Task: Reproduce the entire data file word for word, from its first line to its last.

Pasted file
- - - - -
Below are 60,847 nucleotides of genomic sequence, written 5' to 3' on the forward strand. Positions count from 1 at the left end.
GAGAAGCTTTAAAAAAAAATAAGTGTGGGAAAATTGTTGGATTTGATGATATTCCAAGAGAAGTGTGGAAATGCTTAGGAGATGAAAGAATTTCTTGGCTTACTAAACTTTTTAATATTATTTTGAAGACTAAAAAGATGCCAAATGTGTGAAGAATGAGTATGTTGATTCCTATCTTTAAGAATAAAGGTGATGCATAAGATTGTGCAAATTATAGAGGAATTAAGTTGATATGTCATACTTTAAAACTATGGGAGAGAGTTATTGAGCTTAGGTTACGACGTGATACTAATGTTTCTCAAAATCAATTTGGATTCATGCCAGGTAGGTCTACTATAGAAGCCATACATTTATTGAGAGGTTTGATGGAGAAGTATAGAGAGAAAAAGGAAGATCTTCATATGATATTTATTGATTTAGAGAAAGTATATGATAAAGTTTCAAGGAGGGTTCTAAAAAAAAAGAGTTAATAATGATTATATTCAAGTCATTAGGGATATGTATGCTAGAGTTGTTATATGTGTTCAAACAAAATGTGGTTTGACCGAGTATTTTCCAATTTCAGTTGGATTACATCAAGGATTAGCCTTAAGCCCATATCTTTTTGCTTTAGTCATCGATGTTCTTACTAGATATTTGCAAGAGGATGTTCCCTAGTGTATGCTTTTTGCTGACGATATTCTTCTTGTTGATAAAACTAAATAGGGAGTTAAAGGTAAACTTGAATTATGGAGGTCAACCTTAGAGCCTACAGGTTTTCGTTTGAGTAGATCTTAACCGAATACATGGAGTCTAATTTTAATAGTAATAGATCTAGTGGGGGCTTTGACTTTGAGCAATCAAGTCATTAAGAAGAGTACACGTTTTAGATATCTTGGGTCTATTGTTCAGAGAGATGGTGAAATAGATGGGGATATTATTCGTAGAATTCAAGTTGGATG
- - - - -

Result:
Below are 60,847 nucleotides of genomic sequence, written 5' to 3' on the forward strand. Positions count from 1 at the left end.
GAGAAGCTTTAAAAAAAAATAAGTGTGGGAAAATTGTTGGATTTGATGATATTCCAAGAGAAGTGTGGAAATGCTTAGGAGATGAAAGAATTTCTTGGCTTACTAAACTTTTTAATATTATTTTGAAGACTAAAAAGATGCCAAATGTGTGAAGAATGAGTATGTTGATTCCTATCTTTAAGAATAAAGGTGATGCATAAGATTGTGCAAATTATAGAGGAATTAAGTTGATATGTCATACTTTAAAACTATGGGAGAGAGTTATTGAGCTTAGGTTACGACGTGATACTAATGTTTCTCAAAATCAATTTGGATTCATGCCAGGTAGGTCTACTATAGAAGCCATACATTTATTGAGAGGTTTGATGGAGAAGTATAGAGAGAAAAAGGAAGATCTTCATATGATATTTATTGATTTAGAGAAAGTATATGATAAAGTTTCAAGGAGGGTTCTAAAAAAAAAGAGTTAATAATGATTATATTCAAGTCATTAGGGATATGTATGCTAGAGTTGTTATATGTGTTCAAACAAAATGTGGTTTGACCGAGTATTTTCCAATTTCAGTTGGATTACATCAAGGATTAGCCTTAAGCCCATATCTTTTTGCTTTAGTCATCGATGTTCTTACTAGATATTTGCAAGAGGATGTTCCCTAGTGTATGCTTTTTGCTGACGATATTCTTCTTGTTGATAAAACTAAATAGGGAGTTAAAGGTAAACTTGAATTATGGAGGTCAACCTTAGAGCCTACAGGTTTTCGTTTGAGTAGATCTTAACCGAATACATGGAGTCTAATTTTAATAGTAATAGATCTAGTGGGGGCTTTGACTTTGAGCAATCAAGTCATTAAGAAGAGTACACGTTTTAGATATCTTGGGTCTATTGTTCAGAGAGATGGTGAAATAGATGGGGATATTATTCGTAGAATTCAAGTTGGATG